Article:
All this week we're going to look back over albums from undeniable goth icons and talk about their failures.
By the time Siouxsie and the Banshees released The Rapture in 1995, they had been together for almost two decades. They'd blazed a path with a dark and daring sound that still had just enough pop to entice two generations of spooky youngsters, and you will never for a second find me saying that Siouxsie and Steve Severin should be considered anything other than two of the most important names in goth composition.
But their final, 11th album remains a total mess. Even for a band that was always known for tackling a lot of different angles on their records there is an incredibly fractured feeling that you can't get past.
Part of it is that the band was pretty clearly staying together at that point because they were, commercially speaking, a very successful live band in the mid-'90s. They'd been a major act in the first Lollapalooza, and were enjoying the fruits of a long and productive career, even if they never seemed terribly comfortable with that label. Both Siouxsie and Severin said in interviews around that time they didn't consider themselves either old or iconic.
You'd think that having John Cale produce and album would be the absolute best thing to wed those two points back together, but it wasn't enough. I know many goths who scream that Cale should not have been allowed anywhere near the record, but the songs that he produced are honestly not in any significant way different than the work of the band on their own. Having said that, not much good comes of splitting up your album under two creative forces in two different time periods as they did, something that contributes heavily to the dissonance.
Which is sad because taken individually many of the tracks on Rapture are perfectly awesome. "Fall From Grace" for example is Siouxsie in her most eloquently melancholic. The song has all the earmarks of a great Banshees number, what with her stream of consciousness and somewhat violent lyrics over an almost night club progression.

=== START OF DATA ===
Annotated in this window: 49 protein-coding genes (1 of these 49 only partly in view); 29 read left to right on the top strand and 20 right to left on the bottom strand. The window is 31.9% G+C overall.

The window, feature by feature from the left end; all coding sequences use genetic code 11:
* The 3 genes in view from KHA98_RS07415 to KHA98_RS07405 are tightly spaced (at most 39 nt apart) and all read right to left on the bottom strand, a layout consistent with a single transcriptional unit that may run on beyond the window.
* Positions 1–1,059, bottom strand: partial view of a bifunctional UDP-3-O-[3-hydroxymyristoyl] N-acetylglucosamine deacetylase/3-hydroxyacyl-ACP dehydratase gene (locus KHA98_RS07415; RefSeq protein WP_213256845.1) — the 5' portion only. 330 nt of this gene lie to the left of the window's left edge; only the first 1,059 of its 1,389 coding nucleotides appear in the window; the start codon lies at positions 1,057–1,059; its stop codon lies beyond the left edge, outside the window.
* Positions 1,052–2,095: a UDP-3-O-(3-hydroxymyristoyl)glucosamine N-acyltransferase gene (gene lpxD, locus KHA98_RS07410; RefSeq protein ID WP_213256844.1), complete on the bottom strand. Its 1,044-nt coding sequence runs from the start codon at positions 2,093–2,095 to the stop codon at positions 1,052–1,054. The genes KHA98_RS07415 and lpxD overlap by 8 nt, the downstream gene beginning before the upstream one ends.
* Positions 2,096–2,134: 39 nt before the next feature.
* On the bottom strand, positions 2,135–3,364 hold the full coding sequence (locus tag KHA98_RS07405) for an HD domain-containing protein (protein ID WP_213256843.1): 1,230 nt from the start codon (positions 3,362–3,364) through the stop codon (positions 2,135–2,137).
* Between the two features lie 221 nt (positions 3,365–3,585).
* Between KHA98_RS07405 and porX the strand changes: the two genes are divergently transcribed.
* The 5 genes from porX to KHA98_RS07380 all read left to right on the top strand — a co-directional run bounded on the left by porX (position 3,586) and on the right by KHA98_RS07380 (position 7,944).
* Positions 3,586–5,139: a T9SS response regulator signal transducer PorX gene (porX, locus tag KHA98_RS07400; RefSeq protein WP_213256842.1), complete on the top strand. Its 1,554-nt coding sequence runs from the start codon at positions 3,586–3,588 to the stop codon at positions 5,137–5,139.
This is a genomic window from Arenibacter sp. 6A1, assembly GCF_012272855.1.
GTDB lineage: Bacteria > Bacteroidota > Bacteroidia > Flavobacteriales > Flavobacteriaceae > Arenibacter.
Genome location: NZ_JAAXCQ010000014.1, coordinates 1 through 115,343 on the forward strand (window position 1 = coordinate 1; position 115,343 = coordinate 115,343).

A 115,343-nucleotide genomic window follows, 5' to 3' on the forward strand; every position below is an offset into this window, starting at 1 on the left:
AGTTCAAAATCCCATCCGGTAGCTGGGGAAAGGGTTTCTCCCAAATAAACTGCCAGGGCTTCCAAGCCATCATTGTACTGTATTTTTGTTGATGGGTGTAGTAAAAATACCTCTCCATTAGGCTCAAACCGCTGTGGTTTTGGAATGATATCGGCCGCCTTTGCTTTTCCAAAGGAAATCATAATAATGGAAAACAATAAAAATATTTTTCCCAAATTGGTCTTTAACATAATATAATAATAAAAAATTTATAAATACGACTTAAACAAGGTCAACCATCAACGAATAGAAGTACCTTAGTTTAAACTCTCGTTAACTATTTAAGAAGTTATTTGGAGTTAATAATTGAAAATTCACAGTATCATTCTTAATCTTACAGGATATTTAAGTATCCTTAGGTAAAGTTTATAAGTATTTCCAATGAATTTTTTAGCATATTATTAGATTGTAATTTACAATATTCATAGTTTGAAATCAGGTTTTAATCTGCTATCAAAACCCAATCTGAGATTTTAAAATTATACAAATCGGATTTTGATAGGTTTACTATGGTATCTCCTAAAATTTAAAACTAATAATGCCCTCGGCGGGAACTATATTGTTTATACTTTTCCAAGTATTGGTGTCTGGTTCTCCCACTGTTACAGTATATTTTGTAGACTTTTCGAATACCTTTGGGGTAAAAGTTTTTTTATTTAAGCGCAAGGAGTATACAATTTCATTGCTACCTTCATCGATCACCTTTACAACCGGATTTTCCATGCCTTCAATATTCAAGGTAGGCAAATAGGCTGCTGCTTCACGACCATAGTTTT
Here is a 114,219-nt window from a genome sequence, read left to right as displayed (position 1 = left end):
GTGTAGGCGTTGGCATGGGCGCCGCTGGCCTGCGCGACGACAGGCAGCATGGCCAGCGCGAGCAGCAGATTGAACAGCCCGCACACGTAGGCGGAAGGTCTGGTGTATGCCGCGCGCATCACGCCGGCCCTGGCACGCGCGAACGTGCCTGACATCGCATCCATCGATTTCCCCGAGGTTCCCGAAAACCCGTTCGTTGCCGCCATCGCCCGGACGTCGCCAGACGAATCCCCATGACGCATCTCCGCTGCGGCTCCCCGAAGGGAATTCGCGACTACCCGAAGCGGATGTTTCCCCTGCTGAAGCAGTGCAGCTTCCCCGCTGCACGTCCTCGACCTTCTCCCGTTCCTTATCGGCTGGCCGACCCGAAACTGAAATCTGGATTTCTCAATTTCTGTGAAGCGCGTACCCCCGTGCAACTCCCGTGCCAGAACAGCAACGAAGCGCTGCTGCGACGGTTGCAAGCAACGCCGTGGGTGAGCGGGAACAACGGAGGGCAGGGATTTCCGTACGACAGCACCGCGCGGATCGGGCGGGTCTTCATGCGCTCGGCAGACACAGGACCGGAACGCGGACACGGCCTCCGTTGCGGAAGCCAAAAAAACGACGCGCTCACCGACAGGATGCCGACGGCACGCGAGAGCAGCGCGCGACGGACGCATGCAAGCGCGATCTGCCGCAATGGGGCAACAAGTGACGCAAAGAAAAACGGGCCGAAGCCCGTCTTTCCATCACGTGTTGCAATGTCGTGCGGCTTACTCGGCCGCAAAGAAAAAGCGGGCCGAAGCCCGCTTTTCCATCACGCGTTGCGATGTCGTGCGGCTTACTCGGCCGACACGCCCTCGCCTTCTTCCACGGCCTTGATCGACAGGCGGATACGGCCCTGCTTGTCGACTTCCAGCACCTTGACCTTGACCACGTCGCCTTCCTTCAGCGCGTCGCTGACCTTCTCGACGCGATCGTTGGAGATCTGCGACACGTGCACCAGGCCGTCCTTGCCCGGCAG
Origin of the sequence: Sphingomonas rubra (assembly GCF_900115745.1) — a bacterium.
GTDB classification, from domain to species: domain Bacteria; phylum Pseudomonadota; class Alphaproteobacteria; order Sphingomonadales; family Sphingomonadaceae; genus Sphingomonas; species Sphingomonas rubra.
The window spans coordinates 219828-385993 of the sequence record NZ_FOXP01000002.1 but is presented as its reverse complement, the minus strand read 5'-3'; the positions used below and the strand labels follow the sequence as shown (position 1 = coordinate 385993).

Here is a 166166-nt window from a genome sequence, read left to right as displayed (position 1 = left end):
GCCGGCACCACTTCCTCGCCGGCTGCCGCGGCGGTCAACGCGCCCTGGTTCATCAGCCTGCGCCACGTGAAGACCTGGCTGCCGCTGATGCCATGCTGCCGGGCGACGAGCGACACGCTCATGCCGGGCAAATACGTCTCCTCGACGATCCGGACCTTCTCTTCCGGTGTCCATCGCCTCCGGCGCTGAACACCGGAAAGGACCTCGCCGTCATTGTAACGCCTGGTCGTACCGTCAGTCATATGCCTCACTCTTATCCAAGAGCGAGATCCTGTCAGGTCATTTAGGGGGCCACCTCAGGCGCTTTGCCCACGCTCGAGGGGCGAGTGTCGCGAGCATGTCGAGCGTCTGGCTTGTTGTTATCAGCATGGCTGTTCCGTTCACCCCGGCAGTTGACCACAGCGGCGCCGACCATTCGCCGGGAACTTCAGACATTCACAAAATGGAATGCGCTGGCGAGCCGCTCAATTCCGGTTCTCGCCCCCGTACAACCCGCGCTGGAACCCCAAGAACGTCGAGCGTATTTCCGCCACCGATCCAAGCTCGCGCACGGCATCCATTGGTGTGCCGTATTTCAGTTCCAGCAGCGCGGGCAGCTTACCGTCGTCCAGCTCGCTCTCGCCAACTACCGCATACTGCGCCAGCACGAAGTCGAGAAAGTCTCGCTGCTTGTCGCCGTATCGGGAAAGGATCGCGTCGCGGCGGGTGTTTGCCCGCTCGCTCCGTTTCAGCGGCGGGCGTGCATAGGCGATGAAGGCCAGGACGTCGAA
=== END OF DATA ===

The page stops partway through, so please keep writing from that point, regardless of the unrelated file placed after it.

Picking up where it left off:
Or you could look at "Sick Girl," which is a rarity in the banshees catalog in that Budgie wrote the lyrics. You might remember it from a pretty neat scene in a pretty awful movie called The Craft. It's an unnerving little tune that harkens back to Juju. If there's anything that the Banshees had been missing lately it was the ability to disturb, their contribution to Batman Returns notwithstanding.
Songs like that are honestly the meat on some very moldy bread, though. The two lead singles, "O Baby" and "Stargazer" sound more like b-sides from Superstition than new and exciting work. Shouldn't that be a good thing?
After all, Superstition is a fantastic record with gems like "Kiss Them for Me" and my favorite Banshees tune of all, "Shadowtime." Yet it's also the record that was most clearly aimed at the mainstream in production, and that's just a big no-no most of the time in goth music.
Talent is hitting the target, genius is hitting the target no one knew was there.
Lurking in The Rapture are two very good EPs that tried very hard to be an album. The ending of the record, starting with the brilliant but epic-length title track, could have stood as its own as a kind of omni-single. Stuck as it is past the broken glass of the earlier executions you just don't have the patience to wade through it, and that means you miss "The Double Life." Birthed from the beginning of all the '90s would become in music, the song is wonderfully insane and hard-rockish.
That's the problem, though. In the end the Banshees were tired of being the Banshees by then. Just as a man who has lost his passion for a certain song can still play it flawlessly, they could grab the tiger by the tail to churn out great work. These songs, in the hands of an earlier incarnation or maybe even another full-time producer, could have been gold.
Instead, Siouxsie's powerful pipes sound reedy, and Severin's playing lacks passion. Budgie alone goes full-tilt boogie, but he's basically a human Muppet without an off switch, so that's to be expected. The Rapture disappoints because it is so obviously asking to be the end of the legendary band.
Tune in tomorrow for more of the Five Most Disappointing Goth Albums.
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